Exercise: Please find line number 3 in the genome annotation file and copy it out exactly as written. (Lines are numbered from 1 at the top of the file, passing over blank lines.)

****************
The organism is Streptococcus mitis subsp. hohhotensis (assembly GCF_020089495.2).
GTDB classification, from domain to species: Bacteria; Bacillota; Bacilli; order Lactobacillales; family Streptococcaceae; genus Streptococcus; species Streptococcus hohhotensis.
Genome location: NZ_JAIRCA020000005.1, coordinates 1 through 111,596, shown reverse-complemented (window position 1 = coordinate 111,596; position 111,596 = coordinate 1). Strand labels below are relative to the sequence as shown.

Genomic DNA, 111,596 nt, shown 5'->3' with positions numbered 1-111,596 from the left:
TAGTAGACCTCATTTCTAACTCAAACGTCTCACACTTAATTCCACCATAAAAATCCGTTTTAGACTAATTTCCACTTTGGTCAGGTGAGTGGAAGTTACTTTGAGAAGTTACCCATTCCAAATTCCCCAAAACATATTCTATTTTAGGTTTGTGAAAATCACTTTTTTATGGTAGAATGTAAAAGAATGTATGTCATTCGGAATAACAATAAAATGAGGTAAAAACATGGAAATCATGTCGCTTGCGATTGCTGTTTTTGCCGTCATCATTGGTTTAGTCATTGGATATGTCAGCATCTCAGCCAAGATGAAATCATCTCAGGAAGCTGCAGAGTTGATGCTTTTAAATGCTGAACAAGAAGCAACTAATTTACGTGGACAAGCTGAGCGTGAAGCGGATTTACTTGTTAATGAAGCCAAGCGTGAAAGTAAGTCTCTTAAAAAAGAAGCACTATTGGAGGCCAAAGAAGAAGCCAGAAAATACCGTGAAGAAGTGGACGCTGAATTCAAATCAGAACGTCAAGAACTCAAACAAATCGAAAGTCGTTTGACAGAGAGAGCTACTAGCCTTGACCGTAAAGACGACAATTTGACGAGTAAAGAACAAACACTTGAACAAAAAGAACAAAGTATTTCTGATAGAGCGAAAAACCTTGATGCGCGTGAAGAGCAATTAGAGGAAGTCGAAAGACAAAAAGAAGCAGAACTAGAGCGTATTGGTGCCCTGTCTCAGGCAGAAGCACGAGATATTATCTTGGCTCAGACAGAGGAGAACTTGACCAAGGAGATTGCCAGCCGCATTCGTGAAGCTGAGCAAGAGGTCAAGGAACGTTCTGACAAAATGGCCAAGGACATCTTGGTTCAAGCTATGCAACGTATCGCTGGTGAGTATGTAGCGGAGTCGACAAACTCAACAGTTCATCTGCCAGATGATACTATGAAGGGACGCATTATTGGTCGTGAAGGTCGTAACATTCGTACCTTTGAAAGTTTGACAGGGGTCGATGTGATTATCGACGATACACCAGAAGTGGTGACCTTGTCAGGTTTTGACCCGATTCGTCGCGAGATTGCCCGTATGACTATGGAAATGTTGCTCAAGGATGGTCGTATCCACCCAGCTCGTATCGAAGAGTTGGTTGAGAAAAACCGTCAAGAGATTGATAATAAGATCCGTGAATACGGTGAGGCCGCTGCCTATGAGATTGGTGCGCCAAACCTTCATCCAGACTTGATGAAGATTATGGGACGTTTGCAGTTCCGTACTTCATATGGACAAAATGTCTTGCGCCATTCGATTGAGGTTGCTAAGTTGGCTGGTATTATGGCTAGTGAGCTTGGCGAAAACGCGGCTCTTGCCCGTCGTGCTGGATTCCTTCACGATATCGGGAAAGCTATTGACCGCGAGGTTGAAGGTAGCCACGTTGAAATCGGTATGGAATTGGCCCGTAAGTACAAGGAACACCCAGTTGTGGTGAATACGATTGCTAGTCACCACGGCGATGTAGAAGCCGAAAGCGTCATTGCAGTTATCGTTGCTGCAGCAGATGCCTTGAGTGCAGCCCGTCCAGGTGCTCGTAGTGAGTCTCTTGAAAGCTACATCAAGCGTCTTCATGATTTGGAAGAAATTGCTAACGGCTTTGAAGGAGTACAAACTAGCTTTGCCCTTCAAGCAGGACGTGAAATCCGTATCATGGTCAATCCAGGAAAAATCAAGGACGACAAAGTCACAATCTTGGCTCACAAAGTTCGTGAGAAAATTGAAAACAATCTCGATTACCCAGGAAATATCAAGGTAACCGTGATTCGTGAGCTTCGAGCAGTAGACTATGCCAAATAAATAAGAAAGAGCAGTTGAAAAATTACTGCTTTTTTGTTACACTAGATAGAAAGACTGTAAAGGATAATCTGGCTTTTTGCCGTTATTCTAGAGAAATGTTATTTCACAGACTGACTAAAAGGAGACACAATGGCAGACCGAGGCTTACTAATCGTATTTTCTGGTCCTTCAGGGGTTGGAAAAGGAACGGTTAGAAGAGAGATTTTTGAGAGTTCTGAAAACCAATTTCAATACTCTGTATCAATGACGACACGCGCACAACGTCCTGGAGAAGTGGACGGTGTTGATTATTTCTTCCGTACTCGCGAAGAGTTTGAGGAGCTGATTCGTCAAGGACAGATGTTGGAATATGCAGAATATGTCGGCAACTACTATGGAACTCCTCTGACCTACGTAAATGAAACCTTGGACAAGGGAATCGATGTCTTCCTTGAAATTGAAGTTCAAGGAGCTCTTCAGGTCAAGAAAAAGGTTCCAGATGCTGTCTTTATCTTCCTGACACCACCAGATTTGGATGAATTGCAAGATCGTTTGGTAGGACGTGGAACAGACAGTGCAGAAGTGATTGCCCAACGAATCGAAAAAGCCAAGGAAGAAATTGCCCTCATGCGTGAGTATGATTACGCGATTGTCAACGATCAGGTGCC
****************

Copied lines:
Genome location: NZ_JAIRCA020000005.1, coordinates 1 through 111,596, shown reverse-complemented (window position 1 = coordinate 111,596; position 111,596 = coordinate 1). Strand labels below are relative to the sequence as shown.